Presenting your visitors with an option to register and create their own account on your eCommerce business’s platform gives them an incentive to come back for repeat purchases - if you market to them correctly.
As they’ve filled all of their personal info already, well-selling platforms make it easy to complete a purchase in a couple of clicks, significantly raising their chances of scoring a sale. Also, registering as a customer on most websites includes giving the brand your email, which empowers you to reach out through their inbox whenever you have a special offer or a discount ready.
For visitors who see registering as too much of a commitment - there’s always an option to implement a “Quick checkout” feature.
2. Send out discounts and one-time offers to your customers
Nothing motivates buyers to finalize their purchase like feeling as though they’ve gotten a bargain - it’s been proven time and time again to push leads towards buying more.
“One-time opportunities”, seasonal sales, discounts on older items, coupons - everything goes when trying to actively make the customer come back for more. Various research has shown that giving the lead discounts for over 10% off actually motivates them to spend more money on your platform, which greatly propels your business’s revenue upwards.
Even though we all know that seasonal sales never save you money in the long run, as you’re “shopping under the influence”, this old trick still works wonders, especially if you provide customers with their “personal code” or a coupon.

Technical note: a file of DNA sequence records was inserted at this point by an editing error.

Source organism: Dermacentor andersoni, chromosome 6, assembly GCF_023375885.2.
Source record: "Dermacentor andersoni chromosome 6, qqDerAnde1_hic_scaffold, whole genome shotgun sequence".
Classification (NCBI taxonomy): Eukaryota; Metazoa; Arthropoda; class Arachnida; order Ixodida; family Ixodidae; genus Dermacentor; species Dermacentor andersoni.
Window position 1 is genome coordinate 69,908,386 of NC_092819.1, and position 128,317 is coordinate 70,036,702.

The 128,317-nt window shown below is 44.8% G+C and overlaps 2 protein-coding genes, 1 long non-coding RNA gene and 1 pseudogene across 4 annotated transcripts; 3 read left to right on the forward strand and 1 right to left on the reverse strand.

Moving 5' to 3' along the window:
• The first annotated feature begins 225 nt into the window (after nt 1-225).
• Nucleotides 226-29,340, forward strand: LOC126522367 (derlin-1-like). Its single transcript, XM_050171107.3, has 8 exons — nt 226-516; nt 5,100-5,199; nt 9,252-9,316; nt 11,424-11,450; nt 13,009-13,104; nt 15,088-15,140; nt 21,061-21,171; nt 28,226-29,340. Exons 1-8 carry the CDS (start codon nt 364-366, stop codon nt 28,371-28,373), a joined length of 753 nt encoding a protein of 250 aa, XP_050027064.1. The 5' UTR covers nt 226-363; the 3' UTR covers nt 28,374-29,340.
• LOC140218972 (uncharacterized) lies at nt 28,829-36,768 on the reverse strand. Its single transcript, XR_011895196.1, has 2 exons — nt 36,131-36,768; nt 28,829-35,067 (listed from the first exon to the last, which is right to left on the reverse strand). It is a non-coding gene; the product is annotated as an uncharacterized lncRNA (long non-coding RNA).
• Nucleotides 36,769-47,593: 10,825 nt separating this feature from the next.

3. Improve your customer care
The way you as a business treat your customers will make or break your customer base: shoppers aren’t likely to come back if they’ve encountered lackluster customer care, no matter how many discounts you give out.
The eCommerce market in 2020 has seen many notable changes from the past several decades - one of them being the rise of a personal approach to audiences, establishing a trusting relationship with the potential buyer. Therefore, low-quality support that fails at addressing their issues becomes a crucial flaw that’ll likely fail your brand’s efforts to improve customer retention.
Moreover, capable customer support specialists can also gather personal feedback from clients and address the issues before they start influencing the buyer’s experience, or even collect ideas for future improvements which your brand’s leads see as important.
4. Influence your customers to come back for more, and grow your profit
Working with the existing customer base is your best bet to ensure long-term profitability and future expansion of your brand, as you’re targeting people who are guaranteed to purchase your product. Customer retention services are your best bet in seeing actual results.
Stay on top of your customer value, and think creatively when coming up with new strategies to gain your buyer’s loyalty - that’s the key to building a strong brand with balanced revenue sources.
Head of Marketing department
As a Digital Strategist, I help companies grow their business online.